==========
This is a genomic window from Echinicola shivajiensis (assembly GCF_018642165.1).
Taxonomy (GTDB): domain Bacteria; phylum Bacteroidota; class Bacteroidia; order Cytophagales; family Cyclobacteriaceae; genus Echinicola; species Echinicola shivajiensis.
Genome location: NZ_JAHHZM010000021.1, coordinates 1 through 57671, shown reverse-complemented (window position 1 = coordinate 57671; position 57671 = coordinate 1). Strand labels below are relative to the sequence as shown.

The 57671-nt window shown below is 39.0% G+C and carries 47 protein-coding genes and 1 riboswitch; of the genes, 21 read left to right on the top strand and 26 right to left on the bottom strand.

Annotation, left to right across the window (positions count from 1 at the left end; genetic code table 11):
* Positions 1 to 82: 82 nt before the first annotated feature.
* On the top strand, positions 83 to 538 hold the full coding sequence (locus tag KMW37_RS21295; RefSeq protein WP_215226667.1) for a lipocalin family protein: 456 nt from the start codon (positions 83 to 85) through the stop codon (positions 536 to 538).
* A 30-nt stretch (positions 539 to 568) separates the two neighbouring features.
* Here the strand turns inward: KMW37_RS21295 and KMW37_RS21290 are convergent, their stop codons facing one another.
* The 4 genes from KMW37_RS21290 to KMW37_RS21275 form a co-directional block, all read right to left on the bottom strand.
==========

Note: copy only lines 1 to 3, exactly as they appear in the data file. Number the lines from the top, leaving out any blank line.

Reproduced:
This is a genomic window from Echinicola shivajiensis (assembly GCF_018642165.1).
Taxonomy (GTDB): domain Bacteria; phylum Bacteroidota; class Bacteroidia; order Cytophagales; family Cyclobacteriaceae; genus Echinicola; species Echinicola shivajiensis.
Genome location: NZ_JAHHZM010000021.1, coordinates 1 through 57671, shown reverse-complemented (window position 1 = coordinate 57671; position 57671 = coordinate 1). Strand labels below are relative to the sequence as shown.